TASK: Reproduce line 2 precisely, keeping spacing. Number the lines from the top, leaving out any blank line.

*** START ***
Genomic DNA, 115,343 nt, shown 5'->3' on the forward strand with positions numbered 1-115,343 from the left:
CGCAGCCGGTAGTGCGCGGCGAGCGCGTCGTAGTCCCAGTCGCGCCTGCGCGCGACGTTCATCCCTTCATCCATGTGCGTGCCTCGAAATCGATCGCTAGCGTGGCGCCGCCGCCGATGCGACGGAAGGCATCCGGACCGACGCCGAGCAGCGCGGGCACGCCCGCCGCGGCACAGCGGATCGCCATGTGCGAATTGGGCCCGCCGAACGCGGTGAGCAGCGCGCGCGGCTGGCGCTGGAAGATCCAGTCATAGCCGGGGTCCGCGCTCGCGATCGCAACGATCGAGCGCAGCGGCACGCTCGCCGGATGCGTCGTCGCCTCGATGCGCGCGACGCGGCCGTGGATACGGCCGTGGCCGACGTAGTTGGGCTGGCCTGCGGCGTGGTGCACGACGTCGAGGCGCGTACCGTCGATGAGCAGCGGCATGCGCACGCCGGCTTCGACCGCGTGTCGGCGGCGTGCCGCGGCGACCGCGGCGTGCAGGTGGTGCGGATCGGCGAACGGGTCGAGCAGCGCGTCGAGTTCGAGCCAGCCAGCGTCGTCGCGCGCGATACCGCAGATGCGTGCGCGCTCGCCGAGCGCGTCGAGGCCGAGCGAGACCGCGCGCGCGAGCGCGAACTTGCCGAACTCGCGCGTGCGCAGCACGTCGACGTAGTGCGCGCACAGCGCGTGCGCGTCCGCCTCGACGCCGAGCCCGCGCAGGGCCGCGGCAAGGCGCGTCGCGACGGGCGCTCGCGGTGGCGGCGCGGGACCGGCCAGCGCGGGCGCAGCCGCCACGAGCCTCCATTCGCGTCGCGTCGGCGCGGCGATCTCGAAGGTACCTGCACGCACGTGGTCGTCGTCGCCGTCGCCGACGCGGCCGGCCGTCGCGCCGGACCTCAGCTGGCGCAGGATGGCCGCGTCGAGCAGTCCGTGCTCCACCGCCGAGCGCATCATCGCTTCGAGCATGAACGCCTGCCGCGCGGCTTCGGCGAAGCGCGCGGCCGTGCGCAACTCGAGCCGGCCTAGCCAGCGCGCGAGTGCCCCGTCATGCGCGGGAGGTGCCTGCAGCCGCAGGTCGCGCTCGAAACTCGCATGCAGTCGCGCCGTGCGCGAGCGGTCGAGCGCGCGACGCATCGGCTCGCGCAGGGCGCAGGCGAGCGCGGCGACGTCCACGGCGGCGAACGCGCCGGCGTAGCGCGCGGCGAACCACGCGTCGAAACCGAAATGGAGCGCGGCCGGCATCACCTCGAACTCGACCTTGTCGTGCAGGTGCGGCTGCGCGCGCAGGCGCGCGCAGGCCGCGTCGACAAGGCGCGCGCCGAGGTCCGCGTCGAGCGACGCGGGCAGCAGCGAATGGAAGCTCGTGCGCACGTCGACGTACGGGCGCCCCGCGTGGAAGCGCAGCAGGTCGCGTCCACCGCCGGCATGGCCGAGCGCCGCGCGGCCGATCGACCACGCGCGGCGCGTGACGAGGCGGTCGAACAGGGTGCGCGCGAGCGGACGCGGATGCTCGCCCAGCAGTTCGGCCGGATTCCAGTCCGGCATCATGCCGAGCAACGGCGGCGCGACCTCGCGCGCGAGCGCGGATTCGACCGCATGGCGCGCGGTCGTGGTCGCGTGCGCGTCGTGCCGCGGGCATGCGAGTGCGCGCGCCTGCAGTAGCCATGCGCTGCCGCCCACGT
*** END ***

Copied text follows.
CGCAGCCGGTAGTGCGCGGCGAGCGCGTCGTAGTCCCAGTCGCGCCTGCGCGCGACGTTCATCCCTTCATCCATGTGCGTGCCTCGAAATCGATCGCTAGCGTGGCGCCGCCGCCGATGCGACGGAAGGCATCCGGACCGACGCCGAGCAGCGCGGGCACGCCCGCCGCGGCACAGCGGATCGCCATGTGCGAATTGGGCCCGCCGAACGCGGTGAGCAGCGCGCGCGGCTGGCGCTGGAAGATCCAGTCATAGCCGGGGTCCGCGCTCGCGATCGCAACGATCGAGCGCAGCGGCACGCTCGCCGGATGCGTCGTCGCCTCGATGCGCGCGACGCGGCCGTGGATACGGCCGTGGCCGACGTAGTTGGGCTGGCCTGCGGCGTGGTGCACGACGTCGAGGCGCGTACCGTCGATGAGCAGCGGCATGCGCACGCCGGCTTCGACCGCGTGTCGGCGGCGTGCCGCGGCGACCGCGGCGTGCAGGTGGTGCGGATCGGCGAACGGGTCGAGCAGCGCGTCGAGTTCGAGCCAGCCAGCGTCGTCGCGCGCGATACCGCAGATGCGTGCGCGCTCGCCGAGCGCGTCGAGGCCGAGCGAGACCGCGCGCGCGAGCGCGAACTTGCCGAACTCGCGCGTGCGCAGCACGTCGACGTAGTGCGCGCACAGCGCGTGCGCGTCCGCCTCGACGCCGAGCCCGCGCAGGGCCGCGGCAAGGCGCGTCGCGACGGGCGCTCGCGGTGGCGGCGCGGGACCGGCCAGCGCGGGCGCAGCCGCCACGAGCCTCCATTCGCGTCGCGTCGGCGCGGCGATCTCGAAGGTACCTGCACGCACGTGGTCGTCGTCGCCGTCGCCGACGCGGCCGGCCGTCGCGCCGGACCTCAGCTGGCGCAGGATGGCCGCGTCGAGCAGTCCGTGCTCCACCGCCGAGCGCATCATCGCTTCGAGCATGAACGCCTGCCGCGCGGCTTCGGCGAAGCGCGCGGCCGTGCGCAACTCGAGCCGGCCTAGCCAGCGCGCGAGTGCCCCGTCATGCGCGGGAGGTGCCTGCAGCCGCAGGTCGCGCTCGAAACTCGCATGCAGTCGCGCCGTGCGCGAGCGGTCGAGCGCGCGACGCATCGGCTCGCGCAGGGCGCAGGCGAGCGCGGCGACGTCCACGGCGGCGAACGCGCCGGCGTAGCGCGCGGCGAACCACGCGTCGAAACCGAAATGGAGCGCGGCCGGCATCACCTCGAACTCGACCTTGTCGTGCAGGTGCGGCTGCGCGCGCAGGCGCGCGCAGGCCGCGTCGACAAGGCGCGCGCCGAGGTCCGCGTCGAGCGACGCGGGCAGCAGCGAATGGAAGCTCGTGCGCACGTCGACGTACGGGCGCCCCGCGTGGAAGCGCAGCAGGTCGCGTCCACCGCCGGCATGGCCGAGCGCCGCGCGGCCGATCGACCACGCGCGGCGCGTGACGAGGCGGTCGAACAGGGTGCGCGCGAGCGGACGCGGATGCTCGCCCAGCAGTTCGGCCGGATTCCAGTCCGGCATCATGCCGAGCAACGGCGGCGCGACCTCGCGCGCGAGCGCGGATTCGACCGCATGGCGCGCGGTCGTGGTCGCGTGCGCGTCGTGCCGCGGGCATGCGAGTGCGCGCGCCTGCAGTAGCCATGCGCTGCCGCCCACGT